New threats, rivals stampede into online energy

Roxane Richter, Energy Marketing Editor

No longer is it the traditional energy industry competitor who will use technology to gun for your piece of the e-commerce pie. The new threat on the e-energy horizon comes from companies who are fast-footing their way into every market niche and cranny. Not totally inconceivable, companies like may indeed one day offer energy products and services. And woe to the companies who refuse to put the “e” in their energy services-they’re facing strong competition from new middlemen, virtual portals, who bring together buyers and sellers.

The list of e-market players (online aggregators, digital auctions, exchanges, etc.) in energy is long-and getting longer by the day. A few of the more interesting current e-market players include: eSpeed (B2B e-commerce commodity-specific spot and futures market);, Bloomberg PowerMatch and Altra Energy Technologies (wholesale “many-to-many” commodity trading platforms); Red; PEPEX; Intercontinental Exchange (online OTC trading of commodities); (e-links utilities and suppliers for equipment and services); and Excelergy (retail “many-to-many” market); (retail “one-to-many”); Enron Online (wholesale “one-to-many”); (online store for power); (business surplus market) and eProcureNet.

Defining e-market models

In “The Surge of Online Energy,” Forrester Research defines and describes the e-market players:

  • Exchanges: A market for commodity-like products. Fulfills last-minute buy and sell needs for industry players with pre-existing relationships. Predicted sales by 2004-79 percent natural gas; 40 percent power.
  • Bid systems: A mechanism for lowering the acquisition price for products. Enables a wide range of suppliers to bid competitively in real time. Predicted sales by 200-12 percent natural gas; 24 percent power.
  • Aggregators: A one-stop shopping venue. Streamlines purchasing by concentrating many product catalogs for buyer groups. Predicted sales by 2004-3 percent natural gas; 20 percent power.
  • Auctions: A mechanism for liquidating surplus at best possible prices. Enables a wide range of buyers to bid competitively for products at below-market prices. Predicted sales by 2004-1 percent natural gas; 1 percent power.
  • Extranets: A secure, invitation-only site over the public Web where end users buy directly from sellers. Predicted sales by 2004-5 percent natural gas; 15 percent power.

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Forrester Research projects that more than 70 percent of the online trade of utilities will take place in e-markets, representing a market potential of several hundred billion dollars worldwide. By the year 2004, Forrester predicts that online natural gas sales will hit $160 billion (about 25 percent), and online power should exceed $100 billion (or 11 percent). Plus, according to a Business Week report, e-markets are expected to reduce transaction costs by two-thirds.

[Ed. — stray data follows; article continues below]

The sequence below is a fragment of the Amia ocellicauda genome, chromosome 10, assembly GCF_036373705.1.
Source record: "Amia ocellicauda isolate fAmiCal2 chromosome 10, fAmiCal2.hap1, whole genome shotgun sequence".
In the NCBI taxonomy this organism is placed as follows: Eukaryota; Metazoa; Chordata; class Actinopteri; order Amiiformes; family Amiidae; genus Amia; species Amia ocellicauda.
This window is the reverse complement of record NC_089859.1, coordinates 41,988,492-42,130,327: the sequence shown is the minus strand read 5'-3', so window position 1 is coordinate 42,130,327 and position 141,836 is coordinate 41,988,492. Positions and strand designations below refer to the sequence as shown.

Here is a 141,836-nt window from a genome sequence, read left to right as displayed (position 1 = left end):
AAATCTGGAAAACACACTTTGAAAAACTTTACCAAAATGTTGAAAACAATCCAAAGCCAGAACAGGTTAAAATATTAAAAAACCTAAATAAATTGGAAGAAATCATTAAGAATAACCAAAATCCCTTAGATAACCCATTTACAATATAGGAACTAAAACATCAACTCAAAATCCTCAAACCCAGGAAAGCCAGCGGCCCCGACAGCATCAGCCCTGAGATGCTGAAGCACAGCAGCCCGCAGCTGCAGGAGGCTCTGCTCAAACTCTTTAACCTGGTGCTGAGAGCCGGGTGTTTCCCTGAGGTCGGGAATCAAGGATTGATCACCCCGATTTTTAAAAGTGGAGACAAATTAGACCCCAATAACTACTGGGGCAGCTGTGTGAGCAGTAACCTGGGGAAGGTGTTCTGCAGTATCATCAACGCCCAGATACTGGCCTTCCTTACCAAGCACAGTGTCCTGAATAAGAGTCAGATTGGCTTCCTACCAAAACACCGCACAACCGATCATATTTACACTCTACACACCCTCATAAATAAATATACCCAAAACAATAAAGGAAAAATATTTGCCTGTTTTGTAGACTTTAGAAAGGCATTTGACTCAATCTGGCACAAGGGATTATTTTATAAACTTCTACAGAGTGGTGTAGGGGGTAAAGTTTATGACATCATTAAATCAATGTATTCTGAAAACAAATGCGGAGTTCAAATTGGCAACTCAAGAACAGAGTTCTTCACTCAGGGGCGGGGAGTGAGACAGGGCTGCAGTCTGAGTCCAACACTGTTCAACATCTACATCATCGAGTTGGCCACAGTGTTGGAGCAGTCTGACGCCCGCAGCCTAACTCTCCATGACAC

Shifting the balance of power

“What’s happening is the balance of power is switching from early start-ups to the big buyers and sellers of electricity,” explained Jim Walker, senior analyst at Forrester Research. “That suggests that there will only be a few to remain. For instance, Altra and have systems built. The question will be if the big players buy or build. A company like AEP-what they have is money and liquidity, but what they don’t have is the system. So they’ll need to get the technology.”

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But with so many incoming e-market players, how many can the market feasibly sustain and how will they survive? “In this world of mergers and acquisitions, the strongest players may become acquired by these big players and large consortiums,” Walker noted. Rather than being forced out of business, he said, they’ll seek out alliances and mergers.

Going business-to-business

We’ve all read and re-read reports of how Business-to-Business (B2B) will reach so-and-so many giga-jillions by year 2000-something. As the latest number, AMR Research, Inc., a market analysis firm specializing in e-business strategy and infrastructure, indicates that B2B e-commerce will be adopted at a more accelerated rate than many companies realize, reaching $5.7 trillion by 2004. The firm estimates that industry leaders will move 60 to 100 percent of their transactions to the Internet over the next two years. Furthermore, the AMR states that companies that do not take an aggressive approach to B2B e-commerce and prepare for digital marketplaces, will lose customers and ultimately fail. The firm concludes the following drivers are leading the B2B e-commerce momentum:

  • Trading exchanges: These marketplaces expedite B2B commerce adoption, allowing smaller companies to solicit customers, respond to bids, and take orders via the Internet with minimal investment in technology investments.
  • Cost savings: Effective Internet commerce business practices offer tremendous cost savings; cost reductions could exceed $50Billion in 2004.
  • EDI commerce volume: Expectations are that much of the current Electronic Data Interchange (EDI) volume will gradually move to the Internet as advanced supply chain services and collaborative capabilities become a necessity. EDI standards represent a valuable semantic starting point for exchanging documents within the business community.
  • Advanced supply chain management (SCM) concepts: Companies need to improve their internal SCM practices and realize that e-commerce is the next step in the evolution of advanced SCM concepts not its replacement.

Online auctions & digital trading exchanges

By anyone’s estimate, there has been a truckload-about 30-of new dot.coms entering the trading arena in energy, not including newcomers like the online fixed/financial transmission rights (FTR) auctions, and old-timers like NYMEX and the Chicago Mercantile Exchange.